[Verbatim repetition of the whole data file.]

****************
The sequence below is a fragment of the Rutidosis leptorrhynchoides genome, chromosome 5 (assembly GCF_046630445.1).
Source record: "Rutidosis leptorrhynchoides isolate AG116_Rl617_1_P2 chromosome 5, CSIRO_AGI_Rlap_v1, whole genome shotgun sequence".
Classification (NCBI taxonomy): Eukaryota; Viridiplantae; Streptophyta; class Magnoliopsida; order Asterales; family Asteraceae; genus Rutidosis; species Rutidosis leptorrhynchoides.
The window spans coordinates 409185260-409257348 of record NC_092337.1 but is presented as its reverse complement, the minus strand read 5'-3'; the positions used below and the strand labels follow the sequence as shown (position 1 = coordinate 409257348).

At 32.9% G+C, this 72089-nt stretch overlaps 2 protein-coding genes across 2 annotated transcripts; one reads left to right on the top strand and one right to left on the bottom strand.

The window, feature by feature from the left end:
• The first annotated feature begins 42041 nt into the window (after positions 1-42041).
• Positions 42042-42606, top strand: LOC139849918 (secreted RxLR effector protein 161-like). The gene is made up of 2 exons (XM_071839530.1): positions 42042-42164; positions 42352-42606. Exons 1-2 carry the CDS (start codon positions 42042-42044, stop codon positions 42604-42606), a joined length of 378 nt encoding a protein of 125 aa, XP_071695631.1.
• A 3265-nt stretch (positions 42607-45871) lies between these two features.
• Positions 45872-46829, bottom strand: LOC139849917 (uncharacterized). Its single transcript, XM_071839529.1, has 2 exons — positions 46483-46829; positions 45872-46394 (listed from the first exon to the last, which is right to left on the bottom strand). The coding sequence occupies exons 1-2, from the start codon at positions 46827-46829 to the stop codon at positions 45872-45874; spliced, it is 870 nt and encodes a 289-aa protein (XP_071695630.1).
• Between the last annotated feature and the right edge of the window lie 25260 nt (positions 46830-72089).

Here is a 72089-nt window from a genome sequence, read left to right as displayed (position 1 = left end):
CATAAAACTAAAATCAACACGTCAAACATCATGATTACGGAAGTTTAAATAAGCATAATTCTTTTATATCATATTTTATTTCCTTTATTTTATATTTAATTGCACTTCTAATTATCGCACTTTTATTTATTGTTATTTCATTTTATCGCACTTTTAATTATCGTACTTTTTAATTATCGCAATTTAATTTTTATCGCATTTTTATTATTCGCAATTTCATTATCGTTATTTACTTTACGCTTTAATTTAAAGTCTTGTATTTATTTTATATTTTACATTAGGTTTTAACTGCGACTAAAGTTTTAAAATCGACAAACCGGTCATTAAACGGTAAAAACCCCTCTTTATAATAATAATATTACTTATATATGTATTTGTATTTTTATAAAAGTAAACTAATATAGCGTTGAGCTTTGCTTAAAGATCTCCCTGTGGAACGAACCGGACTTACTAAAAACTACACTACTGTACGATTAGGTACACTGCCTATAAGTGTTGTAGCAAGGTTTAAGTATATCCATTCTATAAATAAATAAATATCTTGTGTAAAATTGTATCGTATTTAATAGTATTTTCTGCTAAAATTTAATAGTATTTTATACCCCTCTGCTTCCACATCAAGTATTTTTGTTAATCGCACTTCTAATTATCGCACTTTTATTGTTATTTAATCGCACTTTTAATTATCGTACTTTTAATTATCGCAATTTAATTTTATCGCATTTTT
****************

The sequence below is a fragment of the Rutidosis leptorrhynchoides genome, chromosome 5 (assembly GCF_046630445.1).
Source record: "Rutidosis leptorrhynchoides isolate AG116_Rl617_1_P2 chromosome 5, CSIRO_AGI_Rlap_v1, whole genome shotgun sequence".
Classification (NCBI taxonomy): Eukaryota; Viridiplantae; Streptophyta; class Magnoliopsida; order Asterales; family Asteraceae; genus Rutidosis; species Rutidosis leptorrhynchoides.
The window spans coordinates 409185260-409257348 of record NC_092337.1 but is presented as its reverse complement, the minus strand read 5'-3'; the positions used below and the strand labels follow the sequence as shown (position 1 = coordinate 409257348).

At 32.9% G+C, this 72089-nt stretch overlaps 2 protein-coding genes across 2 annotated transcripts; one reads left to right on the top strand and one right to left on the bottom strand.

The window, feature by feature from the left end:
• The first annotated feature begins 42041 nt into the window (after positions 1-42041).
• Positions 42042-42606, top strand: LOC139849918 (secreted RxLR effector protein 161-like). The gene is made up of 2 exons (XM_071839530.1): positions 42042-42164; positions 42352-42606. Exons 1-2 carry the CDS (start codon positions 42042-42044, stop codon positions 42604-42606), a joined length of 378 nt encoding a protein of 125 aa, XP_071695631.1.
• A 3265-nt stretch (positions 42607-45871) lies between these two features.
• Positions 45872-46829, bottom strand: LOC139849917 (uncharacterized). Its single transcript, XM_071839529.1, has 2 exons — positions 46483-46829; positions 45872-46394 (listed from the first exon to the last, which is right to left on the bottom strand). The coding sequence occupies exons 1-2, from the start codon at positions 46827-46829 to the stop codon at positions 45872-45874; spliced, it is 870 nt and encodes a 289-aa protein (XP_071695630.1).
• Between the last annotated feature and the right edge of the window lie 25260 nt (positions 46830-72089).

Here is a 72089-nt window from a genome sequence, read left to right as displayed (position 1 = left end):
CATAAAACTAAAATCAACACGTCAAACATCATGATTACGGAAGTTTAAATAAGCATAATTCTTTTATATCATATTTTATTTCCTTTATTTTATATTTAATTGCACTTCTAATTATCGCACTTTTATTTATTGTTATTTCATTTTATCGCACTTTTAATTATCGTACTTTTTAATTATCGCAATTTAATTTTTATCGCATTTTTATTATTCGCAATTTCATTATCGTTATTTACTTTACGCTTTAATTTAAAGTCTTGTATTTATTTTATATTTTACATTAGGTTTTAACTGCGACTAAAGTTTTAAAATCGACAAACCGGTCATTAAACGGTAAAAACCCCTCTTTATAATAATAATATTACTTATATATGTATTTGTATTTTTATAAAAGTAAACTAATATAGCGTTGAGCTTTGCTTAAAGATCTCCCTGTGGAACGAACCGGACTTACTAAAAACTACACTACTGTACGATTAGGTACACTGCCTATAAGTGTTGTAGCAAGGTTTAAGTATATCCATTCTATAAATAAATAAATATCTTGTGTAAAATTGTATCGTATTTAATAGTATTTTCTGCTAAAATTTAATAGTATTTTATACCCCTCTGCTTCCACATCAAGTATTTTTGTTAATCGCACTTCTAATTATCGCACTTTTATTGTTATTTAATCGCACTTTTAATTATCGTACTTTTAATTATCGCAATTTAATTTTATCGCATTTTT